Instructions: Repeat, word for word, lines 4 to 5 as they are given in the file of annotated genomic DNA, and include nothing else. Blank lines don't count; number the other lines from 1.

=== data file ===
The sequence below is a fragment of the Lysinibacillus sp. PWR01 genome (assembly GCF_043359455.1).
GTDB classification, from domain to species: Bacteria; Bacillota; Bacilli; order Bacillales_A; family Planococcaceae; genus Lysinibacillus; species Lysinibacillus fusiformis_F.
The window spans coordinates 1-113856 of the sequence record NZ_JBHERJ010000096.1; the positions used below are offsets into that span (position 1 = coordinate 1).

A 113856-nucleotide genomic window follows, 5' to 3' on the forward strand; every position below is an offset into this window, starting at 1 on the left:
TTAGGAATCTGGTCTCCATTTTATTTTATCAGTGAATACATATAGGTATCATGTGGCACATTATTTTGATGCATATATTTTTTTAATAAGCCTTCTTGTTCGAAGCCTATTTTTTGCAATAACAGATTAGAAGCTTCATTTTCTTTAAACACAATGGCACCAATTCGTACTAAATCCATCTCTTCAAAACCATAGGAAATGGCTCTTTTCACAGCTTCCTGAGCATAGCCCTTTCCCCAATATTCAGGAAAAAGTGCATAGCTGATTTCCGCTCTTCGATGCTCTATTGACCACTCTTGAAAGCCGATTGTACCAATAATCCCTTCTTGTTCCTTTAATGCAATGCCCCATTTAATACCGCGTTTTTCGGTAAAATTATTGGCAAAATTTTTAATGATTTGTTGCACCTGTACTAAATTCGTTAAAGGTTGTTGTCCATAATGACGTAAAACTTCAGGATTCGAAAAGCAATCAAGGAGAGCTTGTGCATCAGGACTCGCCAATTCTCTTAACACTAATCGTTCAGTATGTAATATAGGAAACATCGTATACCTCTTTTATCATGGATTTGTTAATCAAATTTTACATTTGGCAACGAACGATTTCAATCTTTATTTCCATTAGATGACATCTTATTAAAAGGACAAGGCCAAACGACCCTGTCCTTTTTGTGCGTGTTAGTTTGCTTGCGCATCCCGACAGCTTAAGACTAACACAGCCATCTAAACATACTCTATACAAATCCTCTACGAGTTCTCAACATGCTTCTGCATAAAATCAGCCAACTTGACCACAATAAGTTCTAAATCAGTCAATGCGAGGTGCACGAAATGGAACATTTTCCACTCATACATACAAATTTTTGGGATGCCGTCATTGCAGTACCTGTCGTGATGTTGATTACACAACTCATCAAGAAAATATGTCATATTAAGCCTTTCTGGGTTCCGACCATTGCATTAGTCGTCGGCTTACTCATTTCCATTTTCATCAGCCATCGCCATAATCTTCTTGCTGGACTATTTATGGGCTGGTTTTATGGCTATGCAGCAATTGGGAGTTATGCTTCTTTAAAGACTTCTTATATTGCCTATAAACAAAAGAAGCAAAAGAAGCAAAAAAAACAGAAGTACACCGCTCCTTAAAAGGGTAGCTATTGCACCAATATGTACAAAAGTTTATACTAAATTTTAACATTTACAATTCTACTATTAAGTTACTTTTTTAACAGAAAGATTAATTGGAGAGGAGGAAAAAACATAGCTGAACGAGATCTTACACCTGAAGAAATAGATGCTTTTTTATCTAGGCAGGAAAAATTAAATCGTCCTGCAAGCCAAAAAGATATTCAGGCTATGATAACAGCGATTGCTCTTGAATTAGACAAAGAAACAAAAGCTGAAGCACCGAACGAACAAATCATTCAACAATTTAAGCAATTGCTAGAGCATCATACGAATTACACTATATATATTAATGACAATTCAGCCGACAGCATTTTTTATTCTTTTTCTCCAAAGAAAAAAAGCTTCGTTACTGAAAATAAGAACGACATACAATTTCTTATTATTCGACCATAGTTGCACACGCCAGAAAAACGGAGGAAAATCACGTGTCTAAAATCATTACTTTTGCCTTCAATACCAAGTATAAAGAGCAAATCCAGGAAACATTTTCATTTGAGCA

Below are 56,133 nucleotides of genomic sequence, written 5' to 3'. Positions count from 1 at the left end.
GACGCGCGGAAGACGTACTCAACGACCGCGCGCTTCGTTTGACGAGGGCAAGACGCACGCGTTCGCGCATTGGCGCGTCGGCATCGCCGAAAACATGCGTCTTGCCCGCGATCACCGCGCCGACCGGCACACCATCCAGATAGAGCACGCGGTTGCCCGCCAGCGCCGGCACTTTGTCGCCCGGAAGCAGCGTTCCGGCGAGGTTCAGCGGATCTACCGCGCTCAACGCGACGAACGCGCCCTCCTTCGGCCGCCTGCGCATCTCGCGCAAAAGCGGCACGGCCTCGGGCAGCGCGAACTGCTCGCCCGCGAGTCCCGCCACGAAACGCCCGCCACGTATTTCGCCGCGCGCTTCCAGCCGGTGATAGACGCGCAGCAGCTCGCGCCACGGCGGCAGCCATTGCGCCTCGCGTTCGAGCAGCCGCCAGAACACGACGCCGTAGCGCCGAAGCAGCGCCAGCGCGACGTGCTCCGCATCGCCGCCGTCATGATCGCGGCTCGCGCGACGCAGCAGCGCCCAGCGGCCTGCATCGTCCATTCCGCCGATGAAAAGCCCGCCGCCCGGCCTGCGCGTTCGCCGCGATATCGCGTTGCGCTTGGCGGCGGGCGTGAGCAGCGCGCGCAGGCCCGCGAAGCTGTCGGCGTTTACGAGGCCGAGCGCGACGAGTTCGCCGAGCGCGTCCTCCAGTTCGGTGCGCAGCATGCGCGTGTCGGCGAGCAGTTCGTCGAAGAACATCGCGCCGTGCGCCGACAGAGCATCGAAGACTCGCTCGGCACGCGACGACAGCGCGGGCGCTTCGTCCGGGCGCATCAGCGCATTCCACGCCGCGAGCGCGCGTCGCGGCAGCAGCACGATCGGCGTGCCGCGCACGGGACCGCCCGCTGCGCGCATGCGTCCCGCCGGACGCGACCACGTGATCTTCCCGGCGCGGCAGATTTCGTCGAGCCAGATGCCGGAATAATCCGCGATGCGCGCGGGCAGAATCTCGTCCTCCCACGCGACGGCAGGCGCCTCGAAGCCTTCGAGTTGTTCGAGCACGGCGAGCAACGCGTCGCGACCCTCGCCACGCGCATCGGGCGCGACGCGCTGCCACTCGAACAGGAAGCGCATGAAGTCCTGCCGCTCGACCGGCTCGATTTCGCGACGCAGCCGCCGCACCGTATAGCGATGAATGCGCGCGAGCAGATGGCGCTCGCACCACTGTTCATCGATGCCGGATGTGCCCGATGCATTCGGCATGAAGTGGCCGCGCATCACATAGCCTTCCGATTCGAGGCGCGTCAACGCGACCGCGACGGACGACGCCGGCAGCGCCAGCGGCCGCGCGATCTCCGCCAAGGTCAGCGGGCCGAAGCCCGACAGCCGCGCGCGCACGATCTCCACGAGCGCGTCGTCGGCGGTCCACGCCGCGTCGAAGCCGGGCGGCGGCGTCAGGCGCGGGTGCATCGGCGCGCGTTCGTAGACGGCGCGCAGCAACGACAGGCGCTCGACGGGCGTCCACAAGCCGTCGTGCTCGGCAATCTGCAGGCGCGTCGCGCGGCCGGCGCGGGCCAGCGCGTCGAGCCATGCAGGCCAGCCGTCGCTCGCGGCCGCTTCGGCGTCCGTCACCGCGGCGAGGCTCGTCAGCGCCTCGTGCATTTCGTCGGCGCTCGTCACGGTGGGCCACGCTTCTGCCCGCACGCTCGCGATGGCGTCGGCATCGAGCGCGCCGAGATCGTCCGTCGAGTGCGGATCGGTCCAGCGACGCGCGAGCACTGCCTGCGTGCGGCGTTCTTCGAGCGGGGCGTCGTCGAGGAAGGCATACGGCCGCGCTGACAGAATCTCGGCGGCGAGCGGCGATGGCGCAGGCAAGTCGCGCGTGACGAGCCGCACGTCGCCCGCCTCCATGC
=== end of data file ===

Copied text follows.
A 113856-nucleotide genomic window follows, 5' to 3' on the forward strand; every position below is an offset into this window, starting at 1 on the left:
TTAGGAATCTGGTCTCCATTTTATTTTATCAGTGAATACATATAGGTATCATGTGGCACATTATTTTGATGCATATATTTTTTTAATAAGCCTTCTTGTTCGAAGCCTATTTTTTGCAATAACAGATTAGAAGCTTCATTTTCTTTAAACACAATGGCACCAATTCGTACTAAATCCATCTCTTCAAAACCATAGGAAATGGCTCTTTTCACAGCTTCCTGAGCATAGCCCTTTCCCCAATATTCAGGAAAAAGTGCATAGCTGATTTCCGCTCTTCGATGCTCTATTGACCACTCTTGAAAGCCGATTGTACCAATAATCCCTTCTTGTTCCTTTAATGCAATGCCCCATTTAATACCGCGTTTTTCGGTAAAATTATTGGCAAAATTTTTAATGATTTGTTGCACCTGTACTAAATTCGTTAAAGGTTGTTGTCCATAATGACGTAAAACTTCAGGATTCGAAAAGCAATCAAGGAGAGCTTGTGCATCAGGACTCGCCAATTCTCTTAACACTAATCGTTCAGTATGTAATATAGGAAACATCGTATACCTCTTTTATCATGGATTTGTTAATCAAATTTTACATTTGGCAACGAACGATTTCAATCTTTATTTCCATTAGATGACATCTTATTAAAAGGACAAGGCCAAACGACCCTGTCCTTTTTGTGCGTGTTAGTTTGCTTGCGCATCCCGACAGCTTAAGACTAACACAGCCATCTAAACATACTCTATACAAATCCTCTACGAGTTCTCAACATGCTTCTGCATAAAATCAGCCAACTTGACCACAATAAGTTCTAAATCAGTCAATGCGAGGTGCACGAAATGGAACATTTTCCACTCATACATACAAATTTTTGGGATGCCGTCATTGCAGTACCTGTCGTGATGTTGATTACACAACTCATCAAGAAAATATGTCATATTAAGCCTTTCTGGGTTCCGACCATTGCATTAGTCGTCGGCTTACTCATTTCCATTTTCATCAGCCATCGCCATAATCTTCTTGCTGGACTATTTATGGGCTGGTTTTATGGCTATGCAGCAATTGGGAGTTATGCTTCTTTAAAGACTTCTTATATTGCCTATAAACAAAAGAAGCAAAAGAAGCAAAAAAAACAGAAGTACACCGCTCCTTAAAAGGGTAGCTATTGCACCAATATGTACAAAAGTTTATACTAAATTTTAACATTTACAATTCTACTATTAAGTTACTTTTTTAACAGAAAGATTAATTGGAGAGGAGGAAAAAACATAGCTGAACGAGATCTTACACCTGAAGAAATAGATGCTTTTTTATCTAGGCAGGAAAAATTAAATCGTCCTGCAAGCCAAAAAGATATTCAGGCTATGATAACAGCGATTGCTCTTGAATTAGACAAAGAAACAAAAGCTGAAGCACCGAACGAACAAATCATTCAACAATTTAAGCAATTGCTAGAGCATCATACGAATTACACTATATATATTAATGACAATTCAGCCGACAGCATTTTTTATTCTTTTTCTCCAAAGAAAAAAAGCTTCGTTACTGAAAATAAGAACGACATACAATTTCTTATTATTCGACCATAGTTGCACACGCCAGAAAAACGGAGGAAAATCACGTGTCTAAAATCATTACTTTTGCCTTCAATACCAAGTATAAAGAGCAAATCCAGGAAACATTTTCATTTGAGCA